Plastic and Reconstructive Surgery

Skip Navigation LinksHome > February 2014 - Volume 133 - Issue 2 > Safety of Tissue Expander/Implant versus Autologous Abdomina...
Plastic & Reconstructive Surgery:
doi: 10.1097/01.prs.0000436847.94408.11
Breast: Original Articles

Safety of Tissue Expander/Implant versus Autologous Abdominal Tissue Breast Reconstruction in Postmastectomy Breast Cancer Patients: A Systematic Review and Meta-Analysis

Tsoi, Bernice B.Sc., M.Sc.; Ziolkowski, Natalia I. B.Com., B.Sc., M.D.; Thoma, Achilleas M.D., M.Sc.; Campbell, Kaitryn B.Ed., M.L.I.S.; O’Reilly, Daria B.Sc., M.Sc., Ph.D.; Goeree, Ron B.A., M.A.

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Background: Breast reconstruction after mastectomy for breast cancer should be informed by evidence-based knowledge, such as complication rates. The authors compared the safety of tissue expander/implant reconstruction with that of autologous abdominal tissue reconstruction.

Methods: A systematic literature review identified peer-reviewed studies published from January of 2000 to October of 2012 that compared tissue expander/implant against autologous abdominal tissue reconstruction in the MEDLINE, EMBASE, Cochrane Library, PubMed, and ProQuest Dissertations and Theses databases. Two reviewers independently screened all reports and selected the relevant articles using specific inclusion criteria. Data were extracted from the relevant articles using a standardized abstraction form.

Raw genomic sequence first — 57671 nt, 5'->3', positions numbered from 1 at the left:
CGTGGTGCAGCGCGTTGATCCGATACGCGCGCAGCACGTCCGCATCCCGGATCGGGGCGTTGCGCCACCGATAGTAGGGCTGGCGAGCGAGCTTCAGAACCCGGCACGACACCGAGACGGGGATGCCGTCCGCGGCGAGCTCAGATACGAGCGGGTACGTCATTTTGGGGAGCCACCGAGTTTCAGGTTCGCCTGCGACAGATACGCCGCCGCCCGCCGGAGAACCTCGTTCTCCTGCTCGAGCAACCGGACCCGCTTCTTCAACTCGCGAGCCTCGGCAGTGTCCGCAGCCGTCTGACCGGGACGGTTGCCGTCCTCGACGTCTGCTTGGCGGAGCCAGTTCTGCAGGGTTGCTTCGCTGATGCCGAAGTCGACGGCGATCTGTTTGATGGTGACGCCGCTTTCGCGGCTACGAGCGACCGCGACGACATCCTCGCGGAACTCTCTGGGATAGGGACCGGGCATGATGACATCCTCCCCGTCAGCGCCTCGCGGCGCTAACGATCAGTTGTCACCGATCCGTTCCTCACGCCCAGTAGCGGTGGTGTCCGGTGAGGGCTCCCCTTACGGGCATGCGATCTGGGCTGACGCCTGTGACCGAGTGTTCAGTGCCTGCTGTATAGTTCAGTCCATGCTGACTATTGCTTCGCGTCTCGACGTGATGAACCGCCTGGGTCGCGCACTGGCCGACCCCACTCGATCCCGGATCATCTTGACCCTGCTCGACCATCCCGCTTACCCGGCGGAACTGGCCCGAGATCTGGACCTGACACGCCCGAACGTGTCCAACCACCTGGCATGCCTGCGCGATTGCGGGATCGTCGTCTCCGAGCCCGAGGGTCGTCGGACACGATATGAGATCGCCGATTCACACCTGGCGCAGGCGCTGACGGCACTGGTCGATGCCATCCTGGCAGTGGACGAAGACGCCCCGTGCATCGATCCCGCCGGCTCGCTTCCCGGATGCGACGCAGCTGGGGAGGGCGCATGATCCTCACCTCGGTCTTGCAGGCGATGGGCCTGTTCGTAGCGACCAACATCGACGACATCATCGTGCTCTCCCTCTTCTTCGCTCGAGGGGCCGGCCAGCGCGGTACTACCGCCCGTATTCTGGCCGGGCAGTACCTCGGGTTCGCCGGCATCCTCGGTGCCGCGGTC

Results: Fourteen observational studies were identified that included more than 3000 reconstructed breasts. Significant differences were found between these two approaches. The relative risk associated with reconstructive failure favored autologous abdominal tissue (relative risk, 0.14; 95 percent CI, 0.06 to 0.32; I2 = 0 percent). Surgical-site infection was significantly lower in autologous abdominal tissue reconstruction compared with tissue expander/implant (relative risk, 0.37; 95 percent CI, 0.25 to 0.55; I2 = 0 percent), although skin or flap necrosis was higher in autologous abdominal tissue reconstruction compared with tissue expander/implant (relative risk, 2.79; 95 percent CI, 1.87 to 4.17). Studies were of low to moderate quality according to the Newcastle-Ottawa scale.

Conclusions: This study suggests that tissue expander/implant reconstruction has a higher risk of reconstructive failure and surgical-site infection compared with autologous abdominal tissue reconstruction. With the lack of long-term safety studies on different approaches to breast reconstruction, additional long-term comparative studies are needed to support evidence-based decision-making.


©2014American Society of Plastic Surgeons


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